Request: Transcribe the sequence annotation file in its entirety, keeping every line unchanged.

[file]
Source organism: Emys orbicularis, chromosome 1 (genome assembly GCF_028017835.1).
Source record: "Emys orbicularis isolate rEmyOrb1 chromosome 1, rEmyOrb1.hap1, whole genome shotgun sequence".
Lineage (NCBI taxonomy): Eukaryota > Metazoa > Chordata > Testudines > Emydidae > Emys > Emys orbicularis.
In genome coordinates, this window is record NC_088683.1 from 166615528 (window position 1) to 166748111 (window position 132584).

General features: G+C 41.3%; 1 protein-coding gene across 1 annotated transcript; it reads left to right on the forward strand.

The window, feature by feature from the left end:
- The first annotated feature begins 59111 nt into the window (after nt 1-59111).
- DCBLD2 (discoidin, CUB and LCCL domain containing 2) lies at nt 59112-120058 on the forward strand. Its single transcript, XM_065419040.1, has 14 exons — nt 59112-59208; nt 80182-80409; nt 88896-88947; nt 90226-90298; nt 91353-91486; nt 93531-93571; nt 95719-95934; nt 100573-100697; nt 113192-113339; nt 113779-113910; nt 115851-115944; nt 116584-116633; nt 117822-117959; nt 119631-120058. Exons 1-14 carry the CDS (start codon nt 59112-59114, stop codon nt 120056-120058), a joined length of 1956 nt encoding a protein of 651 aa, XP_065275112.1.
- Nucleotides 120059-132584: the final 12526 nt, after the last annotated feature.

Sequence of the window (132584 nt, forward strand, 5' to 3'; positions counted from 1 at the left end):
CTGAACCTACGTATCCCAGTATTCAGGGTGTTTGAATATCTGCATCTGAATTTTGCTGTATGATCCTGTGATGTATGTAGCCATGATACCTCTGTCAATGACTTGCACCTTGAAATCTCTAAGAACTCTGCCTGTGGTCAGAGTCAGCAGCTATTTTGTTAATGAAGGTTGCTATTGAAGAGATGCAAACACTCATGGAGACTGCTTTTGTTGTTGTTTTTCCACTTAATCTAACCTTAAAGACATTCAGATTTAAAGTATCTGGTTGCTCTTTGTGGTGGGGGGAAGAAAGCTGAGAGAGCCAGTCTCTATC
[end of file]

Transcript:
Source organism: Emys orbicularis, chromosome 1 (genome assembly GCF_028017835.1).
Source record: "Emys orbicularis isolate rEmyOrb1 chromosome 1, rEmyOrb1.hap1, whole genome shotgun sequence".
Lineage (NCBI taxonomy): Eukaryota > Metazoa > Chordata > Testudines > Emydidae > Emys > Emys orbicularis.
In genome coordinates, this window is record NC_088683.1 from 166615528 (window position 1) to 166748111 (window position 132584).

General features: G+C 41.3%; 1 protein-coding gene across 1 annotated transcript; it reads left to right on the forward strand.

The window, feature by feature from the left end:
- The first annotated feature begins 59111 nt into the window (after nt 1-59111).
- DCBLD2 (discoidin, CUB and LCCL domain containing 2) lies at nt 59112-120058 on the forward strand. Its single transcript, XM_065419040.1, has 14 exons — nt 59112-59208; nt 80182-80409; nt 88896-88947; nt 90226-90298; nt 91353-91486; nt 93531-93571; nt 95719-95934; nt 100573-100697; nt 113192-113339; nt 113779-113910; nt 115851-115944; nt 116584-116633; nt 117822-117959; nt 119631-120058. Exons 1-14 carry the CDS (start codon nt 59112-59114, stop codon nt 120056-120058), a joined length of 1956 nt encoding a protein of 651 aa, XP_065275112.1.
- Nucleotides 120059-132584: the final 12526 nt, after the last annotated feature.

Sequence of the window (132584 nt, forward strand, 5' to 3'; positions counted from 1 at the left end):
CTGAACCTACGTATCCCAGTATTCAGGGTGTTTGAATATCTGCATCTGAATTTTGCTGTATGATCCTGTGATGTATGTAGCCATGATACCTCTGTCAATGACTTGCACCTTGAAATCTCTAAGAACTCTGCCTGTGGTCAGAGTCAGCAGCTATTTTGTTAATGAAGGTTGCTATTGAAGAGATGCAAACACTCATGGAGACTGCTTTTGTTGTTGTTTTTCCACTTAATCTAACCTTAAAGACATTCAGATTTAAAGTATCTGGTTGCTCTTTGTGGTGGGGGGAAGAAAGCTGAGAGAGCCAGTCTCTATC